Asia is being tipped to undergo a fresh round of recruitment for money-managers as local firms target revenue generators and foreign businesses wake up to the need for an on-the-ground investment presence.

Few institutions emerged unscathed from the financial crisis, and many of the survivors, faced with vastly shrunken asset bases, were forced either to downsize or at least put hiring on hold.

Some portfolio managers were happy simply to sit in their jobs, since moving to a stable firm with a strong distribution team became a difficult proposition anyway.

It comes as no surprise, then, that the majority of people moves in Asia over the past year have been on the business development and client-servicing side, rather than portfolio managers.

However, with the eyes of the global investment community largely fixed on Asia’s stronger economic fundamentals and brighter financial growth prospects, this is forecast to change.

Jeremy Harris, who leads the Asian asset management practice at search firm Wellesley Partners in Hong Kong, says that not only are more asset houses setting up in Asia, but also that rising competition will render obsolete the old model of firms planting a few business developers in the region to test the water.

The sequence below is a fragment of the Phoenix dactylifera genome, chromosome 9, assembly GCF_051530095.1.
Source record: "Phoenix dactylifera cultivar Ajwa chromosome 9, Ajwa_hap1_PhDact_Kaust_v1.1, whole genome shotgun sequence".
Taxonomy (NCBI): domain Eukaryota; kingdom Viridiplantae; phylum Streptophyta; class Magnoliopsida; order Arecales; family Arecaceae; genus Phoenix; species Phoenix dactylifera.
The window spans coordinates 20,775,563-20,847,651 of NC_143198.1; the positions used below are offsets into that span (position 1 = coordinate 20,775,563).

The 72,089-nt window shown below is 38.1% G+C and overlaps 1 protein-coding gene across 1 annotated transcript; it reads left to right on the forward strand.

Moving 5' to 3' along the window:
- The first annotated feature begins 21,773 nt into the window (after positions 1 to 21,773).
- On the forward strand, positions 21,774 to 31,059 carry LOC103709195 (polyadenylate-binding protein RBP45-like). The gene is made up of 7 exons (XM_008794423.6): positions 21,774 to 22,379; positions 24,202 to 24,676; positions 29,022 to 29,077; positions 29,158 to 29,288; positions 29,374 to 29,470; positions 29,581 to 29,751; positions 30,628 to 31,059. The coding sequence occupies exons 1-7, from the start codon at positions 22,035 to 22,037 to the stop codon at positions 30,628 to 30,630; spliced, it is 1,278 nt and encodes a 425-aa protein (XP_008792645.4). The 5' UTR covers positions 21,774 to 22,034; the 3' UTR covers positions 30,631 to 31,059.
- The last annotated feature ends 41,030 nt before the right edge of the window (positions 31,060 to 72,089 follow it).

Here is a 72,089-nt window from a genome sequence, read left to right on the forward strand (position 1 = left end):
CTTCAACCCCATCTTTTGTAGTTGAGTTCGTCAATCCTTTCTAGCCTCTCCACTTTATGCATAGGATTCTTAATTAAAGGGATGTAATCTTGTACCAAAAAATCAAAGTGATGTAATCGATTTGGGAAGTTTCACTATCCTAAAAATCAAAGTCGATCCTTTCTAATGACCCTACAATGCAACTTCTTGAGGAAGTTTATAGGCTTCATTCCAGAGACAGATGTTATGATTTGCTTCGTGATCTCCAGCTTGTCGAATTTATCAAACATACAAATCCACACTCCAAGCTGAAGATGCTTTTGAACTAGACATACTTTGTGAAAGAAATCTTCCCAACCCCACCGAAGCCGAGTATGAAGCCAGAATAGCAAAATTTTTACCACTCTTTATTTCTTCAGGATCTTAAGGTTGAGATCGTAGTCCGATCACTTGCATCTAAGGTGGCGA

“Unless they have a particular niche product or performing global product, I think [new entrants] will quickly have to start building a manufacturing business and establishing an investment team to build and manage local products,” he says. “This is an expensive place to set up a business, with all the licensing and office costs. By putting a couple of marketers on the ground some have been seeking success in raising assets before setting up a manufacturing team.

“To be a player in the region, firms will need to be in Asia soon and with infrastructure, so I think we are going to see a lot more movement in portfolio managers over the coming months. Once it starts, it can become a bit of a merry-go-round.”

Another Hong Kong-based headhunter, who preferred to remain anonymous, concurs, suggesting that local firms are likely to start beefing up their money-managing teams after a fallow period, sparking a renewed rush for talent.

“What we have seen from the traditional buy-side over the past year is firms moving in lock-step, with everyone recruiting institutional sales people,” he says.

“We had not placed any marketing positions for 18 months, and then over course of this summer, suddenly seven firms went looking for VP-level and above marketing candidates. Recently we have also seen a greater focus on client-servicing roles.

“While these are non revenue-generative positions, it’s kind of a good bellwether of confidence. So we will probably see more portfolio manager and investment-type roles come [to Asia].”